Can rush or drop, from either side, can play in tight or in space. Had a career day rushing from the left wing against the Redskins, and God help any slow-footed RT who has to block him alone, because he'll eat him up. I can't begin to guess what his role will be against the Colts, but I'm sure Diem will see his share of him.
|Gary Brackett (58) |
On the smallish side at 5-11, 235, and can get overwhelmed, but plays hard and doesn't give up without a fight. I'm guessing that if they open in the nickel, he'll stay on the field to monitor Maroney, while one of the outside guys sits.
|Tedy Bruschi (54)|
He'll make the occasional big play, but his role has diminished lately as Junior Seau (55) assumes more of an identity. Don't forget that Bruschi was a super sacker in college, and I can see him testing the interior of the Colts' line with blitzes. Or maybe Seau could.
|Freddy Keiaho (54)|
Problematic. Missed the Panthers game with head problems. A fine, athletic, aggressive young backer, but if he can't go, Hagler will be on that side and Boiman will go at strong. Or there could be a nickel back in here. Hard to figure out what will happen.
|WLB||Rosevelt Colvin (59)|
He was a dynamite edge rusher in Chicago, but he suffered a bad hip injury in New England and missed a year. They were patient with him, and now it's paying off because he has become a real factor in their pressure scheme. He has been pretty good in coverage, too.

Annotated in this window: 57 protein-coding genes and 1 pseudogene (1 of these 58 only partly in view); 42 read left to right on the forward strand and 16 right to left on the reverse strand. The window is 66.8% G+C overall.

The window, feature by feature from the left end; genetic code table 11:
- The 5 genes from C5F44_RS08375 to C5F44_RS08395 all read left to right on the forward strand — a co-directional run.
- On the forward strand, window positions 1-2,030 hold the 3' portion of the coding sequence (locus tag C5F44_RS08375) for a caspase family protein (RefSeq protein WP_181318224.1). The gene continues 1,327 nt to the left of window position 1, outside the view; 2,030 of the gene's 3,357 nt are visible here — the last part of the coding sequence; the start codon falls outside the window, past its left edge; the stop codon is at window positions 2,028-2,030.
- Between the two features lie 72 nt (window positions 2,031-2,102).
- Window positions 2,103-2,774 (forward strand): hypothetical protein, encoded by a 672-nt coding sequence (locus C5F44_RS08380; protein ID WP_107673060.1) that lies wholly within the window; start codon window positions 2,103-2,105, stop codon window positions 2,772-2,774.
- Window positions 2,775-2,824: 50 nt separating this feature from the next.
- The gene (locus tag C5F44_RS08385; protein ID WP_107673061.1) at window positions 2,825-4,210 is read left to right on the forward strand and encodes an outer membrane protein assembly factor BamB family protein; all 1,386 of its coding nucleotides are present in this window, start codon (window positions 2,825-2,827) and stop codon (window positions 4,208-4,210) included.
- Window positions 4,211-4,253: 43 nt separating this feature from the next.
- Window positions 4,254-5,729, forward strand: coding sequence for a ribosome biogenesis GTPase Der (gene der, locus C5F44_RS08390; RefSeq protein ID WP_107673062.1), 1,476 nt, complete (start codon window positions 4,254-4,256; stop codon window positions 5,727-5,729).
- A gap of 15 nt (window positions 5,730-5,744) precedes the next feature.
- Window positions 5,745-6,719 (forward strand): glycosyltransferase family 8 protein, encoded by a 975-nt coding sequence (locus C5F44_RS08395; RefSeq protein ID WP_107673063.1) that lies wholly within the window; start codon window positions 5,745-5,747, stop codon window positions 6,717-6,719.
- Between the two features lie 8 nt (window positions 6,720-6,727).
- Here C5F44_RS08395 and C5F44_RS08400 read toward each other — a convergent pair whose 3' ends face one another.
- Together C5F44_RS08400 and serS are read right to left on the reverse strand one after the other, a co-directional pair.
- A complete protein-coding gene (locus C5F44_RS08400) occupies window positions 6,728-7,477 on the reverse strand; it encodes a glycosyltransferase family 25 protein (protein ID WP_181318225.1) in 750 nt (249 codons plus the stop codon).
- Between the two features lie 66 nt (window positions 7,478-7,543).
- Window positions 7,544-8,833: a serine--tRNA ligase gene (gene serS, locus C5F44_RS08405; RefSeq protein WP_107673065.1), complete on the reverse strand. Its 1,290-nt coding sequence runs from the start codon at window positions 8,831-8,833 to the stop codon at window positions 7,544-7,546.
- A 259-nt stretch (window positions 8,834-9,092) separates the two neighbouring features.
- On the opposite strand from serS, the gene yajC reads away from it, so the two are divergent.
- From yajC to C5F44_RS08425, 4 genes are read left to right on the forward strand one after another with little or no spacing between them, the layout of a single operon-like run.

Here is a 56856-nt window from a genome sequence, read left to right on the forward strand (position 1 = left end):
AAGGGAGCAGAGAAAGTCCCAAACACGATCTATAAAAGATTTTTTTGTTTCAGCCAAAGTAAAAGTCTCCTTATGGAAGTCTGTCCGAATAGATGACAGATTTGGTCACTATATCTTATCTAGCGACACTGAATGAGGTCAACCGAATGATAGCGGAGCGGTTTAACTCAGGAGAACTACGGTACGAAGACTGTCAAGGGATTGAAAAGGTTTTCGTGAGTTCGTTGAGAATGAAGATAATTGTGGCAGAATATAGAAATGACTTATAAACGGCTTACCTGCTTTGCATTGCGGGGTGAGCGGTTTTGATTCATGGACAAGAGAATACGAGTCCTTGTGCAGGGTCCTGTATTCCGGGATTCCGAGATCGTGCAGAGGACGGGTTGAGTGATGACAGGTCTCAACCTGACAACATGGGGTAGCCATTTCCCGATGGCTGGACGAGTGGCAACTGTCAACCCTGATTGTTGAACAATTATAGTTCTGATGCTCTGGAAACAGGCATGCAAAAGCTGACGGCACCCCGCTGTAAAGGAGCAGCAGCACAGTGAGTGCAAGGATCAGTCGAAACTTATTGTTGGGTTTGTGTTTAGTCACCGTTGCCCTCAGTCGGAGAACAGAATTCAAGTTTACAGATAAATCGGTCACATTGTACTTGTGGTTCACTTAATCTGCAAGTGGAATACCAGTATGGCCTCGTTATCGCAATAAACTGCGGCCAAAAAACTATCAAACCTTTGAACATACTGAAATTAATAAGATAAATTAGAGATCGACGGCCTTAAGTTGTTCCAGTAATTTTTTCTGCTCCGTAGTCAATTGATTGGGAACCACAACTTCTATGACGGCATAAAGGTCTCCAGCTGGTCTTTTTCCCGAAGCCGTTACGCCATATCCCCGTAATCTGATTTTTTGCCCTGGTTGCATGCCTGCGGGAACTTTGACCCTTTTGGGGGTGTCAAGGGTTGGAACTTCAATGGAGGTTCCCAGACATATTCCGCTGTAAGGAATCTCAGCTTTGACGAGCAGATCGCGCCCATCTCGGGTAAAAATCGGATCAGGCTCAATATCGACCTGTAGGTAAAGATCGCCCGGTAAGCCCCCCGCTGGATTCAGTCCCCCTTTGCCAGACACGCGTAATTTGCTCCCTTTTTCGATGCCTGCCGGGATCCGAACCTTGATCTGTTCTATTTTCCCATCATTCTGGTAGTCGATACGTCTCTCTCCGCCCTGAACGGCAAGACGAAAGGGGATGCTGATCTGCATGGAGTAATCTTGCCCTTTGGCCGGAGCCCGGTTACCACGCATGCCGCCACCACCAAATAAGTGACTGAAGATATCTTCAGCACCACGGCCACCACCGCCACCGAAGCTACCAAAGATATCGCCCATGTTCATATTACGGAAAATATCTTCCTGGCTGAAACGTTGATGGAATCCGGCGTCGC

Took over this year when veteran Nick Harper went to Tennessee. Young and active, has been more of a target than Marlin Jackson on the right side, but has held up well.
Cocky and intimidating. Good and he knows it. Held out this summer, just as Ty Law did before him. It seems to go with the position. As close to a shutdown corner as the league has.
|Bob Sanders(21) |
Only weakness is that he keeps getting hurt. Against Carolina, in his second game back from a rib injury, I didn't know he was on the field. Maybe they were lightening his load, getting him ready for the Patriots. A quick and devastating striker. A mini-Ray Lewis in Lewis' prime.
He'll get himself up for a supreme effort Sunday -- guaranteed. I keep trying to find candidates for Clark duty, and he might be the man. I think they feel that if Clark gets whacked hard and often enough, he might drop the ball, and Harrison qualifies as a whacker. He'll blitz, too, you know.
|Antoine Bethea(41) |
Every time I look, he's making plays, either close to the line or in space. He's not afraid to stick his nose in. He and Sanders at the safeties give them the grain of toughness they desperately wanted this year.
Started the season at strong safety when Harrison was inactive. Moved to free when Eugene Wilson (26) went down with an ankle injury. Will Wilson play? If you can find that out, report to the CIA for immediate employment.
Moved over from free safety this year. Taking over for Jason David was a huge improvement, both in size, striking power and coverage. He can get into roughneck modes, though, and has had to be placed in restraints.
The other team is always throwing early because it's always playing from behind. It's not too profitable, testing Samuel consistently, so Hobbs gets the work. Against the Skins, he kept things in front of him, gave up a few shorties and had fun, as everyone else did.
|TOTAL: Patriots 6-4-1. OVERALL: PATRIOTS 11-8-3. And that's the way we've got the game ending, 11-8, New England. Sorry ... make that Patriots 34, Colts 24, for real.|
|Dr. Z's Breakdowns: Offense|